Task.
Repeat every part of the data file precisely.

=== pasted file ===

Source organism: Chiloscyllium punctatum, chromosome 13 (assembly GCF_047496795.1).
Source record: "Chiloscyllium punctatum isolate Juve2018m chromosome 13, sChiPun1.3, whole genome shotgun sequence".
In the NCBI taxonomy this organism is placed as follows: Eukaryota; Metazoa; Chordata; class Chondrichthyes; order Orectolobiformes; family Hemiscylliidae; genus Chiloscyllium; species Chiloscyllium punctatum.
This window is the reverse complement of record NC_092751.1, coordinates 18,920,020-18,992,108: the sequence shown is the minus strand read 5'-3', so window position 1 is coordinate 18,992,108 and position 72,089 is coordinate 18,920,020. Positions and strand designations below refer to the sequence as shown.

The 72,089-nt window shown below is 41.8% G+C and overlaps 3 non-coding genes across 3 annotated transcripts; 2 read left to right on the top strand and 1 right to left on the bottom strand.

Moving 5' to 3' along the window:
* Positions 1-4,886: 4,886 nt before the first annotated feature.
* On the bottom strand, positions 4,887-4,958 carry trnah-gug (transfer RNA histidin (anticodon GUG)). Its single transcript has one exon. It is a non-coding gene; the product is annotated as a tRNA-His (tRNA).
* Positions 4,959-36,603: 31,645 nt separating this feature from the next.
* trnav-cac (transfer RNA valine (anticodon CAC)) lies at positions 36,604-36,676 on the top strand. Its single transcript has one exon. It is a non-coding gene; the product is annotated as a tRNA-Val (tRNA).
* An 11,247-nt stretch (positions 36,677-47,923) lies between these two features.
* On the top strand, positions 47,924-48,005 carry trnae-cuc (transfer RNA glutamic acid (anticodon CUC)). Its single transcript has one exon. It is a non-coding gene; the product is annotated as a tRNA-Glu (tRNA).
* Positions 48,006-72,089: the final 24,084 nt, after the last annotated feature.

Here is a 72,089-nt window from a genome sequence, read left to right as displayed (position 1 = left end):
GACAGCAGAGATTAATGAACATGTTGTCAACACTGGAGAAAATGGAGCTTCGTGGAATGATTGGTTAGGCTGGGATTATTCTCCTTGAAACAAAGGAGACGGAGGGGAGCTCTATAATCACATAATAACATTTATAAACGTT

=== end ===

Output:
Source organism: Chiloscyllium punctatum, chromosome 13 (assembly GCF_047496795.1).
Source record: "Chiloscyllium punctatum isolate Juve2018m chromosome 13, sChiPun1.3, whole genome shotgun sequence".
In the NCBI taxonomy this organism is placed as follows: Eukaryota; Metazoa; Chordata; class Chondrichthyes; order Orectolobiformes; family Hemiscylliidae; genus Chiloscyllium; species Chiloscyllium punctatum.
This window is the reverse complement of record NC_092751.1, coordinates 18,920,020-18,992,108: the sequence shown is the minus strand read 5'-3', so window position 1 is coordinate 18,992,108 and position 72,089 is coordinate 18,920,020. Positions and strand designations below refer to the sequence as shown.

The 72,089-nt window shown below is 41.8% G+C and overlaps 3 non-coding genes across 3 annotated transcripts; 2 read left to right on the top strand and 1 right to left on the bottom strand.

Moving 5' to 3' along the window:
* Positions 1-4,886: 4,886 nt before the first annotated feature.
* On the bottom strand, positions 4,887-4,958 carry trnah-gug (transfer RNA histidin (anticodon GUG)). Its single transcript has one exon. It is a non-coding gene; the product is annotated as a tRNA-His (tRNA).
* Positions 4,959-36,603: 31,645 nt separating this feature from the next.
* trnav-cac (transfer RNA valine (anticodon CAC)) lies at positions 36,604-36,676 on the top strand. Its single transcript has one exon. It is a non-coding gene; the product is annotated as a tRNA-Val (tRNA).
* An 11,247-nt stretch (positions 36,677-47,923) lies between these two features.
* On the top strand, positions 47,924-48,005 carry trnae-cuc (transfer RNA glutamic acid (anticodon CUC)). Its single transcript has one exon. It is a non-coding gene; the product is annotated as a tRNA-Glu (tRNA).
* Positions 48,006-72,089: the final 24,084 nt, after the last annotated feature.

Here is a 72,089-nt window from a genome sequence, read left to right as displayed (position 1 = left end):
GACAGCAGAGATTAATGAACATGTTGTCAACACTGGAGAAAATGGAGCTTCGTGGAATGATTGGTTAGGCTGGGATTATTCTCCTTGAAACAAAGGAGACGGAGGGGAGCTCTATAATCACATAATAACATTTATAAACGTT